Techniques > Briefs > Conserving Energy in Historic Buildings

Diagram showing vapor barriers.
Boric acid is good because………..
The first problem concerns retrofitting actions that necessitated inappropriate building alterations, such as the wholesale removal of historic windows, or the addition of insulating aluminum siding, or installing
dropped ceilings in significant interior spaces.

Preservation Retrofitting

In addition to passive measures, building owners may undertake certain retrofitting measures that will not jeopardize the historic character of the building and can be accomplished at a reasonable cost. Preservation retrofitting improves the thermal performance of the building, resulting in another 20%-30% reduction in energy.

When considering retrofitting measures, historic building owners should keep in mind that there are no permanent solutions. One can only meet the standards being applied today with today's materials and techniques. In the future, it is likely that the standards and the technologies will change and a whole new retrofitting plan may be necessary. Thus, owners of historic buildings should limit retrofitting measures to those that achieve reasonable energy savings, at reasonable costs, with the least intrusion or impact on the character of the building. Overzealous retrofitting, which introduces the risk of damage to historic building materials, should not be undertaken.

The preservation retrofitting measures presented here were developed to address the three most common problems in historic structures caused by retrofitting actions. To avoid such alterations, refer to the Secretary of the Interior's "Standards for Historic Preservation Projects" which provide the philosophical and practical basis for all preservation retrofitting measures (see last page).

The second problem area is to assure that retrofitting measures do not create moisture-related deterioration problems. One must recognize that large quantities of moisture are present on the interior of buildings. In northern climates, the moisture may be a problem during the winter when it condenses on cold surfaces such as windows. As the moisture passes through the walls and roof it may condense within these materials, creating the potential for deterioration. The problem is avoided if a vapor barrier is added facing in. In southern climates, insulation and vapor barriers are handled quite differently because moisture problems occur in the summer when the moist outside air is migrating to the interior of the building. In these cases, the insulation is installed with the vapor barrier facing out (opposite the treatment of northern climates). Expert advice should be sought to avoid moisture-related problems to insulation and building materials in southern climates.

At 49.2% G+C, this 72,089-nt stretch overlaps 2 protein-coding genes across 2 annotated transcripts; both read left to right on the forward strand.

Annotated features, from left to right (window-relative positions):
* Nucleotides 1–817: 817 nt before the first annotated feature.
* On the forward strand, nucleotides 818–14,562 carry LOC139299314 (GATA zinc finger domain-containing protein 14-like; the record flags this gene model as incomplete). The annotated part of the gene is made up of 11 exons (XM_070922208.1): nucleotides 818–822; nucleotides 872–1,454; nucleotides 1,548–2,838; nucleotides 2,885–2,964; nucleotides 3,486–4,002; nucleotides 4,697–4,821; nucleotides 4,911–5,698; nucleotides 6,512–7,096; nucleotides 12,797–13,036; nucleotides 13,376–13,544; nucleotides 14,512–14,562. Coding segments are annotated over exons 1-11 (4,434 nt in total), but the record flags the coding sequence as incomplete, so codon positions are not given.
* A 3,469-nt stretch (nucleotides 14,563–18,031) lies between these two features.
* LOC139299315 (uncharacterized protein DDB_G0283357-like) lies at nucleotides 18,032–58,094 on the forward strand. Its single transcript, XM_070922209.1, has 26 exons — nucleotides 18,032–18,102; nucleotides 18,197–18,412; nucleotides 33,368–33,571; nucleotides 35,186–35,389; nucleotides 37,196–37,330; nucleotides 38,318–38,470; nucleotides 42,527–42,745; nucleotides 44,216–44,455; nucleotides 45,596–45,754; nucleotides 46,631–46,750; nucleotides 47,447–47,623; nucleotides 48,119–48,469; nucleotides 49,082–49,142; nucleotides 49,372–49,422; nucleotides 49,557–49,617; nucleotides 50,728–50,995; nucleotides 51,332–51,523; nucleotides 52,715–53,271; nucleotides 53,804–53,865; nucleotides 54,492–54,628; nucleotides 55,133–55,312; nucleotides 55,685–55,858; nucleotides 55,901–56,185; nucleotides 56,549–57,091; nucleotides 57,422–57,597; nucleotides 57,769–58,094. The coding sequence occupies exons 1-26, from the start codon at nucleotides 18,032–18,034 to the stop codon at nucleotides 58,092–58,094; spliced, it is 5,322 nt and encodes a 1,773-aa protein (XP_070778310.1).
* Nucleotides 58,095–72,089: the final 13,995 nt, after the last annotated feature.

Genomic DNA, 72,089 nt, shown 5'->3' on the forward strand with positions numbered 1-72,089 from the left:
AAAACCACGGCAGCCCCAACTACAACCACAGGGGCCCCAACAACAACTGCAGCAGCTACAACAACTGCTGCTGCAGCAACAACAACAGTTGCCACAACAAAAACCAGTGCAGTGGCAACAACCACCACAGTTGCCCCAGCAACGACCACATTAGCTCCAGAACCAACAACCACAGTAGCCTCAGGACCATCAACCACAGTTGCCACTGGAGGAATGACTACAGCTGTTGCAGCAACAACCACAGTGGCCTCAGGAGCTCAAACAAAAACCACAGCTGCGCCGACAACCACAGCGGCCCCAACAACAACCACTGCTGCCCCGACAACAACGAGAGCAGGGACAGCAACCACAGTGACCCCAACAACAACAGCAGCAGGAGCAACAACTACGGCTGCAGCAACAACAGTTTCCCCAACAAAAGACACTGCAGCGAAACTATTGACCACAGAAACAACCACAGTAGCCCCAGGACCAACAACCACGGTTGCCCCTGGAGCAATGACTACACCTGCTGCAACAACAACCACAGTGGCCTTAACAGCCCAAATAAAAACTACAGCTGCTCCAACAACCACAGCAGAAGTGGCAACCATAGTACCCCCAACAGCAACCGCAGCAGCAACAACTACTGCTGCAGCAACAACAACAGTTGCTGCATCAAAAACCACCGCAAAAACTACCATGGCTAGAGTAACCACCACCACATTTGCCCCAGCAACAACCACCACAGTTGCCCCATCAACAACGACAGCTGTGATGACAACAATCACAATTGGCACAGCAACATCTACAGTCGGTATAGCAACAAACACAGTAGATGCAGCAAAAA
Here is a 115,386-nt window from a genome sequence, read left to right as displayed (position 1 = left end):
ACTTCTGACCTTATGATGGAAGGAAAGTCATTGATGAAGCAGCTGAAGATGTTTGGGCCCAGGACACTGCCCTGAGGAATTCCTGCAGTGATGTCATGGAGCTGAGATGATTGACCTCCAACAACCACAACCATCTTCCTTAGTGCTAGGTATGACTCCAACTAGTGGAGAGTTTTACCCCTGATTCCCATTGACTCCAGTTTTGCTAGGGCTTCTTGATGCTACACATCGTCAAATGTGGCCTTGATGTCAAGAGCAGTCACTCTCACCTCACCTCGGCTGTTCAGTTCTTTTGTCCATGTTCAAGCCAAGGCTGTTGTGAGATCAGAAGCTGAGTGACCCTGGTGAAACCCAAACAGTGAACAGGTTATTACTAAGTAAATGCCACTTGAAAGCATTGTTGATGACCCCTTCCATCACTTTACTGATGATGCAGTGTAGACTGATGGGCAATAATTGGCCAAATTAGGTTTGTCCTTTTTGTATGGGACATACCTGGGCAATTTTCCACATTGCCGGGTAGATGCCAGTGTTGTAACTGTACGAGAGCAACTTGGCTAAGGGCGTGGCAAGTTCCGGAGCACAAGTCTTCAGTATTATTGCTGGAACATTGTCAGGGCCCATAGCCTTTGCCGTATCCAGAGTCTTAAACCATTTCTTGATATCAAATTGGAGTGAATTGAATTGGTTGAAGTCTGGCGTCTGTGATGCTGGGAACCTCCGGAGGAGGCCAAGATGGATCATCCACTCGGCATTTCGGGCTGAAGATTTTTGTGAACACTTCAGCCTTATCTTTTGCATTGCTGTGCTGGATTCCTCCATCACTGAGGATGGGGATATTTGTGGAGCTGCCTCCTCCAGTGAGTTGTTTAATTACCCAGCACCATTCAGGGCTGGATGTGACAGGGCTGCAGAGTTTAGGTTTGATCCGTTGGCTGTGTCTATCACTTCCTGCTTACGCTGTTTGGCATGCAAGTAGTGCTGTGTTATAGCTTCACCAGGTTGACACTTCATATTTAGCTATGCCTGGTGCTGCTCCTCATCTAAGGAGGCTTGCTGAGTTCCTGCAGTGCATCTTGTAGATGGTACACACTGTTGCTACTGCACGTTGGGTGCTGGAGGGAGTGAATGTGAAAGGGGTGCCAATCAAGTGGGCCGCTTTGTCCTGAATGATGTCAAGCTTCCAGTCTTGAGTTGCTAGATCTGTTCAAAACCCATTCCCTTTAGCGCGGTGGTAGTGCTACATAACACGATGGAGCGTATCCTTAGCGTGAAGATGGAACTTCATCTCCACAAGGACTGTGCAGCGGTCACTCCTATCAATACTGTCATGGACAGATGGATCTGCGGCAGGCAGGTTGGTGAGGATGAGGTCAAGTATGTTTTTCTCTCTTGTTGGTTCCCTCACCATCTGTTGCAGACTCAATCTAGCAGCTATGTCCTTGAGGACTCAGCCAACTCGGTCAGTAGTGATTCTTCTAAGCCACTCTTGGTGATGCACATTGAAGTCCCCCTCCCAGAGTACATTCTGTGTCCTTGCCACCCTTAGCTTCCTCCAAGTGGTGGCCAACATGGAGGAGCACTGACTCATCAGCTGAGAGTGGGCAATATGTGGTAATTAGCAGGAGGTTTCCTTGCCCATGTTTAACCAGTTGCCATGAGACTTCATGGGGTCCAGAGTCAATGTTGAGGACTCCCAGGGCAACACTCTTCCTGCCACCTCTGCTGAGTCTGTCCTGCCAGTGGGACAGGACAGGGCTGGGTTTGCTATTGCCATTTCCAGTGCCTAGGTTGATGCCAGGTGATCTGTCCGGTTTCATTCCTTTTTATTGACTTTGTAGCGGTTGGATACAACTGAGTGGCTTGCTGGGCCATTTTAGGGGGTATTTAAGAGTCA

The third problem area involves the avoidance of those materials that are chemically or physically incompatible with existing materials, or that are improperly installed. A serious problem exists with certain cellulose insulations that use ammonium or aluminum sulfate as a fire retardant. The sulfates react with moisture in the air forming sulfuric acid which can cause damage to most metals (including plumbing and wiring), building stones, brick and wood. In one instance, a metal building insulated with cellulose of this type collapsed when the sulfuric acid weakened the structural connections! To avoid problems such as these, refer to the recommendations provided here, and consult with local officials, such as a building inspector, the better business bureau, or a consumer protection agency.

Before a building owner or architect can plan retrofitting measures, some of the existing physical conditions of the building should be investigated. The basic building components (attic, roof, walls and basement) should be checked to determine the methods of construction used and the presence of insulation. Check the insulation for full coverage and whether there is a vapor barrier. This inspection will aid in determining the need for additional insulation, what type of insulation to use (batt, blown-in, or poured), and where to install it. In addition, sources of air infiltration should be checked at doors, windows, or where floor and ceiling systems meet the walls. Last, it is important to check the condition of the exterior wall materials, such as painted wooden siding or brick, and the condition of the roof, to determine the weather tightness of the building. A building owner must assure that rain and snow are kept out of the building before expending money for weatherization improvements.